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Council tax up - Essex blames Prescott

PUBLISHED: 11:32 19 February 2003 | UPDATED: 16:18 24 February 2010

ESSEX residents are facing huge "unaffordable" increases to their council tax leaving households across the county with bills of more than £1,000.

The tax hike, nearly 17% above last year's amount, has been attacked as "a broken promise" and demands made for it to be scrapped and replaced with an alternative taxation.

ESSEX residents are facing huge "unaffordable" increases to their council tax leaving households across the county with bills of more than £1,000.

The tax hike, nearly 17% above last year's amount, has been attacked as "a broken promise" and demands made for it to be scrapped and replaced with an alternative taxation.

The total amount payable from April 1, includes portions for the county council, police authority, fire and local authority costs.

Homeowners living in Band D properties will have to pay more than £1,100 a year.

Lord Hanningfield, Conservative, leader of Essex County Council, said it was a "robust and sensible" budget to put the authority in a position to deal with "the squeeze to come".

He said: "A further £45 million in grant will be lost in the future years. Despite these difficulties, we have not lost site of delivering our priorities in improving the lives of people in this county."

"We have made savings and controlled growth. To deal with the major loss of grant we have strengthened our reserves. To do anything less would have been to seriously jeopardise the future well-being of this authority and the people we serve."

The council claimed its increase was based on a realistic assessment of pressures facing the county now and in the future.

It promised an increase in its schools budget by more than 8% and attempt to access more money from the national fund to raise school standards.

An additional £9.5 million will go to community care packages and £350,000 will be spent on replacing unreliable traffic lights.

However, the council, which has a Conservative majority, was immediately slammed by opposition groups at county hall for the rise.

Essex county Labour group, which proposed a council tax increase of about 14%, claimed the Tory budget was "unaffordable for the people of Essex".

Leader of the group, councilor Paul Sztumpf said: "The Tories have increased council tax by nearly 17% without justification. Essex Tories promised the electorate tax cuts at the 2001 county council elections – instead of tax cuts they have proved to be a party of tax and spend, and then just blame the Government in a cynical attempt to discredit Labour."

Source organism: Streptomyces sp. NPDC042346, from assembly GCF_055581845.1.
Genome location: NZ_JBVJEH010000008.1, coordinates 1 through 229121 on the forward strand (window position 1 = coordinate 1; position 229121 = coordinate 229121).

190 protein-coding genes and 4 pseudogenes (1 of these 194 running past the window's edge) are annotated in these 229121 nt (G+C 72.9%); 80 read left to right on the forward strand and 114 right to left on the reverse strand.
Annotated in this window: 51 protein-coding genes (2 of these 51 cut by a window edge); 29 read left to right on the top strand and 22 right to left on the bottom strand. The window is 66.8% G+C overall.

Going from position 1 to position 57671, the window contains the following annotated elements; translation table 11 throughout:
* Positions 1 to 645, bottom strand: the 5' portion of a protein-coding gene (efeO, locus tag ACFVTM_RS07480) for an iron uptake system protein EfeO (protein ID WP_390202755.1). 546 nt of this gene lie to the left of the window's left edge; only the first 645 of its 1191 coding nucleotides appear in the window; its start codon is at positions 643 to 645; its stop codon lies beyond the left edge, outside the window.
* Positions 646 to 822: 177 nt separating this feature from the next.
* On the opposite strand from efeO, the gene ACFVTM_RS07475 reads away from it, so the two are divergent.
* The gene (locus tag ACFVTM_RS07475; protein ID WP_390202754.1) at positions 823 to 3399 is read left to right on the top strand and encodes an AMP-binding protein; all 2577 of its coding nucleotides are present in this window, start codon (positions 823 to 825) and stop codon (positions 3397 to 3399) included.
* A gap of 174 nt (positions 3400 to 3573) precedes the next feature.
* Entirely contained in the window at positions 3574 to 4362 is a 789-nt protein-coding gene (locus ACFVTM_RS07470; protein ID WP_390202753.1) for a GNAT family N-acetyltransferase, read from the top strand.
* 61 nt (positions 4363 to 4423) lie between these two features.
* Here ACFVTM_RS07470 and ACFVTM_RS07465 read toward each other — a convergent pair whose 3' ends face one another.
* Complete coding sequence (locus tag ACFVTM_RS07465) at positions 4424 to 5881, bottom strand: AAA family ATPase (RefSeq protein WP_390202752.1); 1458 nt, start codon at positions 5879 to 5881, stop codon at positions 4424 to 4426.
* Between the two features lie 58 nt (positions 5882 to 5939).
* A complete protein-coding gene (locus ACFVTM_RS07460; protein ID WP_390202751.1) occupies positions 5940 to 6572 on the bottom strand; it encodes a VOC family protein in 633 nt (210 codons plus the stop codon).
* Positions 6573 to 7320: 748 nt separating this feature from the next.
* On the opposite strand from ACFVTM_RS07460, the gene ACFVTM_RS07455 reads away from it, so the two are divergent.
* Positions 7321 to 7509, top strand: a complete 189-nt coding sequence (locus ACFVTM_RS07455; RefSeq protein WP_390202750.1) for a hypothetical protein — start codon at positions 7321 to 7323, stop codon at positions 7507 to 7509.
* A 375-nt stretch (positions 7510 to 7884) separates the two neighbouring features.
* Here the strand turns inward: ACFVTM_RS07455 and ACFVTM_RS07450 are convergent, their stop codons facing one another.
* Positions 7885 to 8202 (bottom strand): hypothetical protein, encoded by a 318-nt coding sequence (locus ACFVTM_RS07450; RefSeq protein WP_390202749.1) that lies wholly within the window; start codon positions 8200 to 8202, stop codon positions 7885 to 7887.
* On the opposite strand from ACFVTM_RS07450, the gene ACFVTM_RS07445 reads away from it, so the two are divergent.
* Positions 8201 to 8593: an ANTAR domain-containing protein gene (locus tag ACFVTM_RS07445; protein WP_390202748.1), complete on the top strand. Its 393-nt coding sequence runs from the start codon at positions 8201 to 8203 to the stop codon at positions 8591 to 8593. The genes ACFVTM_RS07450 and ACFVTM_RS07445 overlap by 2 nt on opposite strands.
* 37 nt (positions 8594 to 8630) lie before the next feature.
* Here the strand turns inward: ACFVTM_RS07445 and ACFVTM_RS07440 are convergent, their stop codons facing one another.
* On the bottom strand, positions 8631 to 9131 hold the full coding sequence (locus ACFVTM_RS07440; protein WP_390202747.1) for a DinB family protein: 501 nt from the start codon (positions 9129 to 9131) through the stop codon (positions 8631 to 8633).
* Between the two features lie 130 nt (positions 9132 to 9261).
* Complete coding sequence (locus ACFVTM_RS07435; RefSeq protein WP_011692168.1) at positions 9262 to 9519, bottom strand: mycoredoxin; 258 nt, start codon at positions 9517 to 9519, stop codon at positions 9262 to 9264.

Liberal Democrat county councilors said the Tories had produced a budget which "broke their promise" to keep council tax low.

Leader of the group, councilor Ken Jones, said: "Council tax increases in leaps and bounds, faster than many people on fixed incomes can afford.

"It is time to abolish this unfair tax and replace it with a fair system of local income tax that takes account of an individual's ability to pay."

Band D residents in Colchester borough face a charge of £1,126 for 2003/4, which includes an increase of 12.5% to the borough's section of the total.

Council leader Colin Sykes said taxpayers in Colchester were effectively subsidising other areas of the country because of Government policy.

Tendring District Council's total amount payable will be £1,118.33, a total increase of £147.90 from £970.43 last year for residents in band D. In overall terms, this is an increase to council taxpayers of 15.24%.

A council spokesman said: "The increase Tendring District Council is being asked to ratify is a proposed increase of just 2.5% which is only £2.70 of that increase. The remainder of that extra £147.90 is the total of charges that have to be collected on behalf of the county, the police and the fire service."

Braintree's band D households' bill is £1,133.40 - the district's part of it representing a rise of 5% on last year, which the council claimed had been helped by using about £400,000 from its balances.

A council spokesman said: "We have a juggling act to perform. At the same time we are putting very significant amounts of money into new priorities, especially waste management and recycling and concessionary fares for people who are eligible for subsidised transport."


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